Sometime stereotype concerns racism. As I mentioned, media are still portraying Asians as foreigners more often than portraying them as Asian Americans, although many young generations of Asians were born and grew up in the US. Many people in the US still do not see Asians as one of them, and some people even see Asians as a threat to the rest of the world. “Yellow peril”, a color metaphor word phrase that is about the expansion and invasion of East Asians over the West. I heard about this theory before, but I did not know where it came from, because I do not believe that Asian invasion would happen and never paid attention to it. After doing my research for this mirror essay, I found the root of this word phrase is mythic but interesting. Kaiser Wilhelm II of Germany dreamed and saw Buddha, riding a dragon, invades Europe. This is funny to me, because he had that dream in the 1890s. In the late 19th century, the Europeans were the ones invading Asia and other continents. However, it is not strange if people worry about being overpowered by Asians. In the recent years, Asian countries like Japan and China had surpassed European countries in economic development. The fast rate of development in Asia, especially East Asian countries, makes the Western people worry. My dad was born in South Vietnam in the time of the Vietnam War. He lived in the barrack when he was a teenager and watched American TV. When I ask him about the “Yellow Peril”, he said he remembered what an American scientist said on a science show. The scientist said that every morning the Americans woke up and looked over to the other side of Pacific, they saw the Japanese have a new invention. With that rate of development, each day a new invention, Japan would surpass the US soon. This “Asians are a danger” stereotype is not often portrayed in media, but it does exist. Some people in the US today blame on Asian immigrants for stealing their jobs. An example for this blaming is the South Vietnamese immigrants. My grandparents, like millions of South Vietnamese people, had to leave our homeland after the Vietnam War because the country had fallen to communism. They came here with no English, no money, nothing; they had to work in the worst places, losing their jobs very often. They had to work very hard to make a living. Some people in the US blame these immigrants for stealing their jobs, but I do not think it is reasonable. America is a promise land, who work hard will harvest the good result, there are equal chances for everyone. Besides, those poor immigrants got the worst jobs because they were almost the lowest class in society. Why would some people blame on them for stealing jobs? There are plenty of better jobs for people who are native or have been living in the US most of their life.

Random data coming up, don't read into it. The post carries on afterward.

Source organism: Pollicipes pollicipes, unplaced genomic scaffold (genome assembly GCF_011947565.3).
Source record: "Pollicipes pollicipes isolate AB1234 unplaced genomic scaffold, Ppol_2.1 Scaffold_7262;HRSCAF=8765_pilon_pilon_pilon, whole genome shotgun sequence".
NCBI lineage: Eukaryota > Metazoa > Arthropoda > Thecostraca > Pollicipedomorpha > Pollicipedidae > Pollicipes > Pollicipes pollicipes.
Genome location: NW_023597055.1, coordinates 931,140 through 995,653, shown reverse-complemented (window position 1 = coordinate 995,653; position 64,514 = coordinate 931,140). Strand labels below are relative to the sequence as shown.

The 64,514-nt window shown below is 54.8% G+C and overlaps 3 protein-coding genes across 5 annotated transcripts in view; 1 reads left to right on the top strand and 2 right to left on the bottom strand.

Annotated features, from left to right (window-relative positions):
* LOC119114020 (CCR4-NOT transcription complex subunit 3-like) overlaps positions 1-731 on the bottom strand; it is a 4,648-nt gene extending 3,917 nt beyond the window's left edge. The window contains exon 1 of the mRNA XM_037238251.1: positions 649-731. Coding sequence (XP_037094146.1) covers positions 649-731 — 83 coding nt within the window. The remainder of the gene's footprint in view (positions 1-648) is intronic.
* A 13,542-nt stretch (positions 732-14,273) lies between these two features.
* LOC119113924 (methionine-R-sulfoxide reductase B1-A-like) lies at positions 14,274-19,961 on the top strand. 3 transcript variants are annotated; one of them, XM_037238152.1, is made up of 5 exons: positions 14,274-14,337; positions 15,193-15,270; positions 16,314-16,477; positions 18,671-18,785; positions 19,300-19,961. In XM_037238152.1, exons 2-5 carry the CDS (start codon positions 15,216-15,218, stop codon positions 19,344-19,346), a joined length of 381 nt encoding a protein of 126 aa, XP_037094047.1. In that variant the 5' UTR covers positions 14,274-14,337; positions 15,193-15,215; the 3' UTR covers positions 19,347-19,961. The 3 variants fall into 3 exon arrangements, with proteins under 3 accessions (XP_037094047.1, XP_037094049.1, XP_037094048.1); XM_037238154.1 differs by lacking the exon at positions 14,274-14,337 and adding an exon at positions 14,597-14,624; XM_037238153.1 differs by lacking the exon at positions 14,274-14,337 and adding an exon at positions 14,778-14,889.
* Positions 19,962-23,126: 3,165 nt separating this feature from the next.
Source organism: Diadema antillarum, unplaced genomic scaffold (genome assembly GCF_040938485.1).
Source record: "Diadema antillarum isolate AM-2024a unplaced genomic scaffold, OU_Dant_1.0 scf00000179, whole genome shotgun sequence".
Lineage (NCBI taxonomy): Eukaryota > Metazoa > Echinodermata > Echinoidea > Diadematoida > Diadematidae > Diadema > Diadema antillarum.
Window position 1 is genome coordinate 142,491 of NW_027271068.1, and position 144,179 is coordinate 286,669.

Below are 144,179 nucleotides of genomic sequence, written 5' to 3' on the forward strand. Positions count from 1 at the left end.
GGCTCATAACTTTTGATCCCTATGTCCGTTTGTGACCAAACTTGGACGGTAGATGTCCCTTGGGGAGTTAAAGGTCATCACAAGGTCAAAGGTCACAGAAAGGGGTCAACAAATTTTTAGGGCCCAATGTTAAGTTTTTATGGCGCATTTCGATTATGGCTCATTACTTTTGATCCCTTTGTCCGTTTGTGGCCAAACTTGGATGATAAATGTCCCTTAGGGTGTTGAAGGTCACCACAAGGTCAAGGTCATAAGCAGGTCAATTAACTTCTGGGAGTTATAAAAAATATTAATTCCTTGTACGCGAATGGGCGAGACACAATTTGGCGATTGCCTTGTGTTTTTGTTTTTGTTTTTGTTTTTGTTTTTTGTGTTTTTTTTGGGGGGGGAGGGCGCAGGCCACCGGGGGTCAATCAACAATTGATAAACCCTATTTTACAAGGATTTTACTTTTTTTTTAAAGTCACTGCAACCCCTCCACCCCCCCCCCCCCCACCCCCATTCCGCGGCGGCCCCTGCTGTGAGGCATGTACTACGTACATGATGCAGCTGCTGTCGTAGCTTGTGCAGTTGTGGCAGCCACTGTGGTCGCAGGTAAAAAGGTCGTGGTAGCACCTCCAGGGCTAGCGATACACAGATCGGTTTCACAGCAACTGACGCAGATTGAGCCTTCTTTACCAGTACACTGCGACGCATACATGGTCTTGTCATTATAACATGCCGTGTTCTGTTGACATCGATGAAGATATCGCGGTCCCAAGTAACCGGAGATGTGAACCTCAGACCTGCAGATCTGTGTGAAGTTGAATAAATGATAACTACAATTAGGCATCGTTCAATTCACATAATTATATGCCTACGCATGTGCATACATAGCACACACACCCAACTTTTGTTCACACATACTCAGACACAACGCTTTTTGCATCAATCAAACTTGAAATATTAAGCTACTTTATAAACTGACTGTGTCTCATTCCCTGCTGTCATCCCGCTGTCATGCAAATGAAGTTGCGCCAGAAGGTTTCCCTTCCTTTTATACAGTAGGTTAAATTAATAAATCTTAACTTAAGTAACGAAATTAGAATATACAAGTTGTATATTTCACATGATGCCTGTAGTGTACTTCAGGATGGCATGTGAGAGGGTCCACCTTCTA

The young Asian Americans are changing people’s perspective on Asians. They were born here, they grow together with kids of other races, or immigrants like me who came to the US at young age. We are not the first generation, we do not have to deal with the hardships our parents had, and we can become part of America more easily. Some stereotypes of Asian Americans are changing because the new generation is different from the old, based on people’s social interactions with the young Asian Americans. Those stereotypes like “Asians cannot speak English in true accent” or “Asians can become nothing but doctor and engineer” are not true anymore. Stereotypes reflect image or idea of an ethnic group; they are not wrong, but they are not totally true. We cannot just believe the stereotypes showed in media and assume that all people of an ethnic group are the same. To know someone, we need to look at how they talk and act, see what they like to do or what they can do, and do not assume anything based on their skin color or origin.